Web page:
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Italy in 2009: What Can You Expect?
My father, who immigrated to the United States more than 40 years ago, always says that when the United States is suffering, Italy is suffering more. Recently, my father hasn't always been right. The American dollar was weak compared to Italy's euro. Thanks to its place in the European Union, Italians who visited the United States were benefiting from the exchange, whereas Americans - those who had the cash anyway - went to Italy and could barely afford eating. Today, things are bad for everyone. Everyone is wondering what next year is going to bring.
In Italy, there are low expectations. Consumer confidence fell in Italy for a third consecutive month in December 2008, according to think tank ISAE as reported by Reuters. Italians - like the rest of us - are worried about their jobs and the economy. The Italian manufacturing declined for the tenth consecutive month, according to reports. The country is not alone. Much of Europe's manufacturing is in dire straights. The United States is facing the worst recession since the Depression.
With Silvio Berlusconi, a brilliant businessman, as Italy's prime minister things should be looking up, right? One would think that's the case. One would hope that's the case. But George Bush, Berlusconi's pal, holds an MBA, and he wasn't able to help the economy. There is a possibility that Berlusconi and other world leaders will be more successful if Barack Obama and his team make progress as promised. Only time will tell for any of these leaders.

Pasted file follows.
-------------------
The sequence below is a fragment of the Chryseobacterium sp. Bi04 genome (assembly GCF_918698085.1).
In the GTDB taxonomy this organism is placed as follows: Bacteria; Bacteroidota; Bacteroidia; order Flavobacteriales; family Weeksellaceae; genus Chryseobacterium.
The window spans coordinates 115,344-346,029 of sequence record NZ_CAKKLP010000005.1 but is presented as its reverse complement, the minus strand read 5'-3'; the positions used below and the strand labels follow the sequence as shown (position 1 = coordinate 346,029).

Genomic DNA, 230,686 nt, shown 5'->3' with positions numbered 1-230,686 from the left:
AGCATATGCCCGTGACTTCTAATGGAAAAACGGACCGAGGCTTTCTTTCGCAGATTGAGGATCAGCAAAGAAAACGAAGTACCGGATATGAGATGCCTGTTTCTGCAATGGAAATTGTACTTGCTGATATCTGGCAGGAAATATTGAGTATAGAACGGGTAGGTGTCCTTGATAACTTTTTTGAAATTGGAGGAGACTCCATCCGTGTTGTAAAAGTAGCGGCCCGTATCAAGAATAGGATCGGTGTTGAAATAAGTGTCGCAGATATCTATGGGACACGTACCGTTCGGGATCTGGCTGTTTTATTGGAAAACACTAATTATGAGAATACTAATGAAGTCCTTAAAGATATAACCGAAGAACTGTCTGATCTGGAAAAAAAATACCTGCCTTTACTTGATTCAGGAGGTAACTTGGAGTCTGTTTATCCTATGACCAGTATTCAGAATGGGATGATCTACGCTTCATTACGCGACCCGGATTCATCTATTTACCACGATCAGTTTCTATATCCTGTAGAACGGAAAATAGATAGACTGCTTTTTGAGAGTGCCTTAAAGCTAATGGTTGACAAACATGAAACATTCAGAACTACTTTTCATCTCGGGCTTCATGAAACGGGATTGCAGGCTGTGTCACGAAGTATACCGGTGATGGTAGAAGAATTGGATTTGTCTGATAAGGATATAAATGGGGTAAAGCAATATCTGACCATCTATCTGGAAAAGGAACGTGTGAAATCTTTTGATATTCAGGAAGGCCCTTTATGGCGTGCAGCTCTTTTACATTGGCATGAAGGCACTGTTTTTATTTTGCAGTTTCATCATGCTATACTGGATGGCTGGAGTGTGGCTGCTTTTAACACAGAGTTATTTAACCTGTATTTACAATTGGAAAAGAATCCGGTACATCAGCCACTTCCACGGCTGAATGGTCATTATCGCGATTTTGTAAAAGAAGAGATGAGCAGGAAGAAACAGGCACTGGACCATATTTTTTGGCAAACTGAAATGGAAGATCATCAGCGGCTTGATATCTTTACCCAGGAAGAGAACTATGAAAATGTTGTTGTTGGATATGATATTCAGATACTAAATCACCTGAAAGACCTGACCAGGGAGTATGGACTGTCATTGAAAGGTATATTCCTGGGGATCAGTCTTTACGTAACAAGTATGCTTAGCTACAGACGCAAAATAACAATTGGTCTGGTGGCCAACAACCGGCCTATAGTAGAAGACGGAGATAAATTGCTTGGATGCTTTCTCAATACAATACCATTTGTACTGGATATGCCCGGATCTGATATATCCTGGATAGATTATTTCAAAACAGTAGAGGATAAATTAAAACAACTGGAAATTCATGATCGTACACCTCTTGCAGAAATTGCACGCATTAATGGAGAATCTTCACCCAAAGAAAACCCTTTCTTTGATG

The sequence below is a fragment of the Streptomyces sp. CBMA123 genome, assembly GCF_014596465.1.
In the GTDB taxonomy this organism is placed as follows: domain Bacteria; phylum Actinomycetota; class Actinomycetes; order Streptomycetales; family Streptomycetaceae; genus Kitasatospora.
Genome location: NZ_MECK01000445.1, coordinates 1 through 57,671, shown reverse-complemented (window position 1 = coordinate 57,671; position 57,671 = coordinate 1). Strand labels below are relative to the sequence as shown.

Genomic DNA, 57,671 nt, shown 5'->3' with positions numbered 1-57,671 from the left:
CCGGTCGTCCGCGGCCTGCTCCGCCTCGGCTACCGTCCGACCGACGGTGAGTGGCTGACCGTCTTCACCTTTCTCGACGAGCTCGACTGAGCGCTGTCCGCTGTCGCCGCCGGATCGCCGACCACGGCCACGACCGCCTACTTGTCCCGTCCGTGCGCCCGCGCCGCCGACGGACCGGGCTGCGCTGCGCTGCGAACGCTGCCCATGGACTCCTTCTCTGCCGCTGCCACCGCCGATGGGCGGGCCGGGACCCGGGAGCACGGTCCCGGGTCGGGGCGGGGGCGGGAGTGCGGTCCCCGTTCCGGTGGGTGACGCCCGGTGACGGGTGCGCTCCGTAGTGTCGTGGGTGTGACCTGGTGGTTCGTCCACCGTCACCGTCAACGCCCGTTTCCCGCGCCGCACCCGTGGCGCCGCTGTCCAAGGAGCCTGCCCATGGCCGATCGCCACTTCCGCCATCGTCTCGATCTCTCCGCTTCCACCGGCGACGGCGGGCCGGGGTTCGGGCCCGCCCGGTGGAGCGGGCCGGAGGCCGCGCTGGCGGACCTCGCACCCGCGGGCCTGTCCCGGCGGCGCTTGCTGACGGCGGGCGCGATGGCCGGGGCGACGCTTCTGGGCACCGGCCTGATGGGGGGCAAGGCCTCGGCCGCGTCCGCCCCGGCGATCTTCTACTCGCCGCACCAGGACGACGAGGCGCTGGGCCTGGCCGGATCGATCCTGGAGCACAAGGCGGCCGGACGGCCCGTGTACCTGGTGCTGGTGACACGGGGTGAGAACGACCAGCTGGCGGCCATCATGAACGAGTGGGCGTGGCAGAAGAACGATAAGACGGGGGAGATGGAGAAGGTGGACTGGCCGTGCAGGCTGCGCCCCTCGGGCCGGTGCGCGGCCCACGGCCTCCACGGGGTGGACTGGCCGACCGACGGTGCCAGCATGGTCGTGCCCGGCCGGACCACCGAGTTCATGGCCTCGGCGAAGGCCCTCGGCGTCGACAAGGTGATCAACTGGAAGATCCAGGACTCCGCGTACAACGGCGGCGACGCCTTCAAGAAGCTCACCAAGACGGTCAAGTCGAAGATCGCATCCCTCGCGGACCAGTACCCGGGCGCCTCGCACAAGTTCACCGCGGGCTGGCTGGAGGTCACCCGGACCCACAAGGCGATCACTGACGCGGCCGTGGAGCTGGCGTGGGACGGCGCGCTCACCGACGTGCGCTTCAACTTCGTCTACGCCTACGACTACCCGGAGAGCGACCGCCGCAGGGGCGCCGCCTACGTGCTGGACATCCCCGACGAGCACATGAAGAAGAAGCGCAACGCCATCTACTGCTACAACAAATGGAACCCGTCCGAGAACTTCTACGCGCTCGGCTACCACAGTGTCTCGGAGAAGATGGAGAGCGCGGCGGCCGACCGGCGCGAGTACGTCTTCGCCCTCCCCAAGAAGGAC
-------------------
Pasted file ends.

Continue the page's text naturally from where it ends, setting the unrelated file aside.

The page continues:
One thing is for sure. Italy, like the United States, needs to help its people by making groceries affordable, making necessities available, beefing up its manufacturing, creating jobs, and developing a stronger, safer economy. This will not happen overnight and is going to require lots of changes across the globe.
I'm not an economist, but I do think a few things needs to happen for Italy to get back on track. For one, the United States and other European Union leaders need to get back on track. In addition, Italy needs to take a look in the mirror, decide what its place in the EU and greater economy should be, and work at fulfilling those responsibilities. For too long, Italy has ridden the coattails of other economies. Its government is notoriously unstable for a civilized, industrialized nation.
The country itself is even at odds about its economy. For years, the more profitable and industrialized north has been suggesting a split between the north and the south. The north, which runs without siesta lunches and lengthy vacations and is home to many of the major industries (cars, fashion, etc.), feels like it is holding all the economical responsibility for the entire country. The south feels like it was never given a chance to show it's true potential. There are many more cultural reasons for the divide between the north and the south. But the point of mentioning it here is that the economy could cause that rift to blow up even more.
No one can predict the future. But 2009 is sure to be at times scary, unpredictable, and anything but boring for Italy - and the whole world. Happy new year!
Di Meglio is the guide to Newlyweds for About.com.
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